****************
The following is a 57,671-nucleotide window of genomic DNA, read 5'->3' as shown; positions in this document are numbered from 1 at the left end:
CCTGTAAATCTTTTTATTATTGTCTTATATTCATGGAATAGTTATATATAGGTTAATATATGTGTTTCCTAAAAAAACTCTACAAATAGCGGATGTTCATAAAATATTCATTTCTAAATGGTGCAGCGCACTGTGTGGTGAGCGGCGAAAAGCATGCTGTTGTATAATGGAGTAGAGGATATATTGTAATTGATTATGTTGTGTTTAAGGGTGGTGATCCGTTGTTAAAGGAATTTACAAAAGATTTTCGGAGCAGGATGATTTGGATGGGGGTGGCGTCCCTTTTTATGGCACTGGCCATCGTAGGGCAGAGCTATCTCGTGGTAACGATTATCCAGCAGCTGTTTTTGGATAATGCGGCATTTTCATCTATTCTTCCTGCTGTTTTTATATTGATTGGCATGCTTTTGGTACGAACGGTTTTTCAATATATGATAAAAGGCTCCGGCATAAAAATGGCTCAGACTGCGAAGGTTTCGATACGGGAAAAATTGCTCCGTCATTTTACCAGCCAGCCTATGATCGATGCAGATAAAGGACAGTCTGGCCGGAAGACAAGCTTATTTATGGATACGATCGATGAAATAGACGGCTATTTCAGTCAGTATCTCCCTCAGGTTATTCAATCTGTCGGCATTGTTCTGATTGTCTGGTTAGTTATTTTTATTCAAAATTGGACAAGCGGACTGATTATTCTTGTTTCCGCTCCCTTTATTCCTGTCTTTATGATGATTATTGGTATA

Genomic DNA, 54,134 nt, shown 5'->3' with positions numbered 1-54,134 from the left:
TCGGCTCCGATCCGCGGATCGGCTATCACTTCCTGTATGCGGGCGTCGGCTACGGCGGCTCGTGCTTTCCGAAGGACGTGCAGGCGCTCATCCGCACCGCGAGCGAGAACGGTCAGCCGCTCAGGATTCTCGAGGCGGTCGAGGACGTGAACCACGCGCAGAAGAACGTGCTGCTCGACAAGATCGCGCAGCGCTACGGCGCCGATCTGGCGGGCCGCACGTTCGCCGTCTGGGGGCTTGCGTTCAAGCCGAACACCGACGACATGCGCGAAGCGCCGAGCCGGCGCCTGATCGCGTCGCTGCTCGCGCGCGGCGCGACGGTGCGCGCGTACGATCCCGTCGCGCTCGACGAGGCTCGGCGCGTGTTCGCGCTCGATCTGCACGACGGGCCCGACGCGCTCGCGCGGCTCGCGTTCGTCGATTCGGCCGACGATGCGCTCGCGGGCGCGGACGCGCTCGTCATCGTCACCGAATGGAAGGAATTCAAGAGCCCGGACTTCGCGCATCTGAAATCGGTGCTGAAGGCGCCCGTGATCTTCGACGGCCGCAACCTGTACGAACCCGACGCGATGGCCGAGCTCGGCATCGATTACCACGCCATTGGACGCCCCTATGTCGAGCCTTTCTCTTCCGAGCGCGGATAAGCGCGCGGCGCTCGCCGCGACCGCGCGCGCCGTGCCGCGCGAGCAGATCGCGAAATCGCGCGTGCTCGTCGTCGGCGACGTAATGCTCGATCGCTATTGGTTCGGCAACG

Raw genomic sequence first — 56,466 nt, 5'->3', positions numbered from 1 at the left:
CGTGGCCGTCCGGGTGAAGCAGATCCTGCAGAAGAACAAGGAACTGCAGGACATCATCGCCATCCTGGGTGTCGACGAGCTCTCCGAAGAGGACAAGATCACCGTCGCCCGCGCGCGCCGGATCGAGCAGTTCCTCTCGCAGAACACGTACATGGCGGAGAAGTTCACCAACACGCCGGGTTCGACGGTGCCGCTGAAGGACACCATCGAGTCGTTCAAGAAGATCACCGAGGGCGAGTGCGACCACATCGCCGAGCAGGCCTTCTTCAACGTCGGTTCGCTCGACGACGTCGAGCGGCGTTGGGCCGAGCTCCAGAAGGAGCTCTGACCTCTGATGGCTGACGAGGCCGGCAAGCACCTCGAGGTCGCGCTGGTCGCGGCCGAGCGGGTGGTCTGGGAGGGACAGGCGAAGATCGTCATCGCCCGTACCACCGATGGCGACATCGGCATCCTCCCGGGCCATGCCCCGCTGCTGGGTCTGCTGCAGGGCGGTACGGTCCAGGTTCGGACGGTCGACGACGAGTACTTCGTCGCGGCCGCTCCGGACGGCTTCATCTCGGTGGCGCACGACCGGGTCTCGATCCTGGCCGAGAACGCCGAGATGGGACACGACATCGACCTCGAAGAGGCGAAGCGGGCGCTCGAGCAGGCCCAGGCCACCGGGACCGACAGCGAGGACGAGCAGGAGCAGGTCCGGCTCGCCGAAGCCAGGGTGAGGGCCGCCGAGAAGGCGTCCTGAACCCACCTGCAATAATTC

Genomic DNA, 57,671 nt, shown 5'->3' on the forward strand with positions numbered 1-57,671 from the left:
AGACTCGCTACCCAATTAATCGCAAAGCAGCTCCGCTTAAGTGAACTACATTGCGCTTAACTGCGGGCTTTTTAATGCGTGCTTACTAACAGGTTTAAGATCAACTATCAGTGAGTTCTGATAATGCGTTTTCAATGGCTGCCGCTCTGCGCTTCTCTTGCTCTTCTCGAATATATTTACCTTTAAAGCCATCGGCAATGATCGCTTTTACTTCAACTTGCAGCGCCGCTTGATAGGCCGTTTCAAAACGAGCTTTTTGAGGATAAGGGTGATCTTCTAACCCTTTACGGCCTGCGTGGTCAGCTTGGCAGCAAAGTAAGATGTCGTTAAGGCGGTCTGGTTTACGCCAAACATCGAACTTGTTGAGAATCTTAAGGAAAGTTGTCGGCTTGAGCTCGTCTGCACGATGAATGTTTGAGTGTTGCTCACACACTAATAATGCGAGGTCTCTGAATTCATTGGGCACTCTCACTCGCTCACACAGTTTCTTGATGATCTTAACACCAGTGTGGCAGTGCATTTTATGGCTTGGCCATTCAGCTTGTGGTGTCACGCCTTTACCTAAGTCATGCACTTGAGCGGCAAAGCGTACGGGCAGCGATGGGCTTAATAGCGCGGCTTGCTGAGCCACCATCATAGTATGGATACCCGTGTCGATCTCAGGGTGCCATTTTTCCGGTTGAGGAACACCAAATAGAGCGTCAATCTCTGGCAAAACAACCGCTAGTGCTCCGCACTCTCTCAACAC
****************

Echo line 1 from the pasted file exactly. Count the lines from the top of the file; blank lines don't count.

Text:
The following is a 57,671-nucleotide window of genomic DNA, read 5'->3' as shown; positions in this document are numbered from 1 at the left end: